So far I've liked this series and this issue has the same ingredients-adventure, quips and bizarre turns towards comedy (seriously who knew Zarkov was such a stud to the ladies), twists and the usual out of nowhere plot turns. I get the feeling writer Jeff Parker is having fun with the characters and it comes through nicely, even though some might be turned off by the humor or camp that peeks through.
As usual a nice A plus to Evan Shaner and Jordie Bellaire for the art and colors that make the book nice and eye catching. Bellaire also contributed to a second story that shows a side of Ming that we usually don't see-or do but played differently.
Flash Gordon fans will know to pick it up and if you haven't do yourself a favor and give it a chance. Until next time inhabitants of Mongo.
Wednesday, October 15, 2014
A long time back (before the dark times. Before bad Disney marketing, Andrew Stanton's Mopey Carter and Back to Barsoomers walked the Earth), I reviewed the entire run of Marvel's original John Carter, Warlord of Mars series, rather badly since I did it in groups instead of single issues. Well with Dynamite's upcoming relaunch of the series in a few weeks I thought it was time to do it right and start one issue at a time. If I finish this remains to be seen but for now, get ready for "The Air-Pirates of Mars, Chapter 1."
The story kicks off already in progress as Dejah Thoris has been abducted and John Carter is in hot pursuit of her kidnappers. Rather quickly he finds them, a group of Warhoons, who he makes short work of. While that is going on Carter flashes back to how he came to Barsoom and his first meetings with the Tharks and Dejah. Eventually he finds Dejah and old pal Tars Tarkas, who warns that Barsoom will soon face "a deadly peril" and a plot to destroy all life of Barsoom-FOREVER!
Looking back at this first issue I admit to misjudging it. In fact this might be one of the best Barsoom comics ever as writer Marv Wolfman manages to capture the old ERB magic from page one. Dropping us in the middle of the story might throw some readers but for those familiar with the tales of John Carter it's an amazing fast paced tale that skillfully weaves Carter's back story with the action without bringing it to a dead halt. Also this is John Carter, from his jumping into danger to his devotion to Dejah, this is the character that Burroughs created in a good form without any excess baggage. Some I'm sure will say the characters are even more one-dimensional than their literary counterparts, but considering it's the first issue it does the job well (and without Stantonizing them!)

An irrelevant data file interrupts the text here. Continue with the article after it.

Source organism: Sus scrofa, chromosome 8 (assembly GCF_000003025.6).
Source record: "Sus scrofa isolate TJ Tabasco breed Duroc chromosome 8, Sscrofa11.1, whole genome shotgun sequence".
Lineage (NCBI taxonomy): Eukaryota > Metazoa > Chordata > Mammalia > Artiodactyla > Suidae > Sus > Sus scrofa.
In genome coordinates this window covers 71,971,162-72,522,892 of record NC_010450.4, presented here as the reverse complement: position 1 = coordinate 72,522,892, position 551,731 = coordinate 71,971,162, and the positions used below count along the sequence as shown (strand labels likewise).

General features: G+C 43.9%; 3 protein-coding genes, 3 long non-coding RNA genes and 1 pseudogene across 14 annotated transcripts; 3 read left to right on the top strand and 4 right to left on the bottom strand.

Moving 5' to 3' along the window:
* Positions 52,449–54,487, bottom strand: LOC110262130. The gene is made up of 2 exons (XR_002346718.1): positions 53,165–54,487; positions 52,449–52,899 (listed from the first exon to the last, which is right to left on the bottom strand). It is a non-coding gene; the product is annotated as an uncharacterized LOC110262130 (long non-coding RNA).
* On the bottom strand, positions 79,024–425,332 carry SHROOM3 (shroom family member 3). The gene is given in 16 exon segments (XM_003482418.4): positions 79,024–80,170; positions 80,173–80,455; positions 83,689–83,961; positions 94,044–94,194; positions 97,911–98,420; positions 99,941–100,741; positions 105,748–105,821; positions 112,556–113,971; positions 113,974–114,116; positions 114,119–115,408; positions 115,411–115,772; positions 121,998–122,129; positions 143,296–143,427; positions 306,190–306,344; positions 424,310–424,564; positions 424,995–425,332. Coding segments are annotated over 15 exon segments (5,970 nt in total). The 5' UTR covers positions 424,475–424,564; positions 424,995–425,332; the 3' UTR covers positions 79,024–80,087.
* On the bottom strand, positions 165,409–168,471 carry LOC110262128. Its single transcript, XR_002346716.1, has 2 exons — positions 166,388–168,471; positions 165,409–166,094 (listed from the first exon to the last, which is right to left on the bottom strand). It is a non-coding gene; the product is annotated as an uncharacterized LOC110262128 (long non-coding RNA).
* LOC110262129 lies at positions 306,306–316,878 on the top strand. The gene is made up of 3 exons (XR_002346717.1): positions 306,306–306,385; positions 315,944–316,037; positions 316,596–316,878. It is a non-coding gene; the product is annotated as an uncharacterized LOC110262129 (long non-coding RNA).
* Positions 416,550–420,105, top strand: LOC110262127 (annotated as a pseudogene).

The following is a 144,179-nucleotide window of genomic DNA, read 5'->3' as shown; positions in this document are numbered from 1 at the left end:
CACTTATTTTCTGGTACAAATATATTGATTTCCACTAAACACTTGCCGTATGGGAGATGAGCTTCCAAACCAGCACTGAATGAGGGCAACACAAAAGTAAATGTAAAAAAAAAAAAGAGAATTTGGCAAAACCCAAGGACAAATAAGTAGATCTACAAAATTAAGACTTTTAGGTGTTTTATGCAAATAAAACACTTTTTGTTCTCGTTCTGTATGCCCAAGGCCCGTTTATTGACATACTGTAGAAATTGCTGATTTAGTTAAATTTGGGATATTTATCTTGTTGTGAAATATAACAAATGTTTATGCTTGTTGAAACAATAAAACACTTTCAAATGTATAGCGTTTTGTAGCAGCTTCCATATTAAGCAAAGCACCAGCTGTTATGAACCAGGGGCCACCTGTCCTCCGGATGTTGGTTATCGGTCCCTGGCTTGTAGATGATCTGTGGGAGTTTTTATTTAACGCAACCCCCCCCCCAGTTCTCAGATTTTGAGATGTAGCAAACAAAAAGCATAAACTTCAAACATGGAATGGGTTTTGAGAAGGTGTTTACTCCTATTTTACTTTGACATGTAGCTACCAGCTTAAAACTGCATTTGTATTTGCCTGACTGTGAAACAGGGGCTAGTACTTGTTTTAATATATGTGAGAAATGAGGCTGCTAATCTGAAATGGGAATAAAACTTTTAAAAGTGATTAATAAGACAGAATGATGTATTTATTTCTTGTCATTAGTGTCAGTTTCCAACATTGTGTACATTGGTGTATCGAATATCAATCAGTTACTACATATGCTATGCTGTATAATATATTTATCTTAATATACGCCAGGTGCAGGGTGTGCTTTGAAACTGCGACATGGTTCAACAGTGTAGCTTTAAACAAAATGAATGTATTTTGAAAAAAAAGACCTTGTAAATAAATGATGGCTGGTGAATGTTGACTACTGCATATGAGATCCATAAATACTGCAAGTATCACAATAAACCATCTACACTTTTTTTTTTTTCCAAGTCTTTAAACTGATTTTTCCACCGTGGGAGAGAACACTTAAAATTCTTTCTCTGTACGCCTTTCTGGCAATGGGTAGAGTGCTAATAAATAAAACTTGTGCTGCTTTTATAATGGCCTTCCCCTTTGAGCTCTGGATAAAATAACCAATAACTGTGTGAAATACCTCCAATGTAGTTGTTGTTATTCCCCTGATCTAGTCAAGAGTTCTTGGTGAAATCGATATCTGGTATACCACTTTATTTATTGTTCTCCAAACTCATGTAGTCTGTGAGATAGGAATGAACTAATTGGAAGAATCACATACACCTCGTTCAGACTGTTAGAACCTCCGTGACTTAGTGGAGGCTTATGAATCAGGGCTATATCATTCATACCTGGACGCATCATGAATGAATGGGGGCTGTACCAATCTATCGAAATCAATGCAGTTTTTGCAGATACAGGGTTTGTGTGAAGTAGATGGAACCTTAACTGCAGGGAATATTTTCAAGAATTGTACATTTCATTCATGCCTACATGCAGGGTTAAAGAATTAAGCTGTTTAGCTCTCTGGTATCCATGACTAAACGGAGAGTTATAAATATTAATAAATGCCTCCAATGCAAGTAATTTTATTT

Helping is the artwork by Gil Kane and Dave Cockrum that manages to bring Carter and company to life. There isn't much in the way of the epic battles we know from the books or later comics but the two artists manage to create a compelling look for Barsoom and handle the action sequences well. Throw in some nasty looking Warhoons, a beautiful and realistic Dejah (no implants here) and rousing color work and you got a great vision of Barsoom that may not suit everyone but it will catch the eye and keep you glued from start to finish.
It will be interesting to see if the energy can be maintained as I delve into the remaining 28 issues (and three annuals) but for now this take is classic and worth it for fans of ERB and the movie. Until next time folks.
Monday, October 13, 2014
For a movie that mere months ago cynics were predicting financial doom for, it seems to have done quire well. Well enough to spawn an animated series that will hit Disney XD next year and here is the first test footage from it courtesy of Marvel and the New York Comic-Con. Take a peek ad leave any thoughts below.
Tuesday, October 7, 2014
More Barsoom guys. Dynamite Entertainment has announced the release of Edgar Rice Burroughs' John Carter, Warlord of Mars--The Marvel Years Art Edition, a new collection of the 1977-79 Marvel Comics run of the series, No release date has been set yet so keep your eyes open when it is announced. For a brief look at some of the art, as well as upcoming Art Editions of Vampirella and Marvel's original Battlestar Galactica series hit http://www.bleedingcool.com/2014/10/06/dynamite-adds-3-new-artist-editions-focusing-on-vampirella-battlestar-galactica-and-john-carter/.
Monday, October 6, 2014
AND NOW...THANOS! Or the guy in the floating chair from Guardians of the Galaxy.
Having acquired a mysterious device known as the Mandalay Gem, Quill and his sidekick, the holographic Lydia head to Earth, or more precisely the Moon to confront Star-Lord's most deadly adversary. Once there it's the usual slug fest between the two but their possible fight will cause the destruction of the Moon...and the Earth. Can the two put aside their differences long enough to prevent the cataclysmic event? And what is with blowing up the Moon? First Doctor Who, now this?
As mentioned above most of this is a long drawn out brawl in typical Marvel style, handled well by the art team of artist Freddie Williams and company with enough flair and color to at least catch the eye. Also seeing old Thanos for once getting his rear handed to him is a nice change from the usual scenes of him causing mass casualties he usually does.
The story though is just a one shot that leaves an opening for a more interesting tale, so I wonder if writer Sam Humphries just decided to throw in Thanos to help spice things up or keep those coming in from the movie interested since old Big Chin doesn't have any grand schemes planned or mentioned. Oh well at least there is some humor and a nice twist at the end.
As it stands, Legendary Star-Lord #4 is a good stand alone tale with bigger implications for future story lines. It's not essential reading but it is fun and if you enjoyed the character from the movie then dive in. Until next time folks.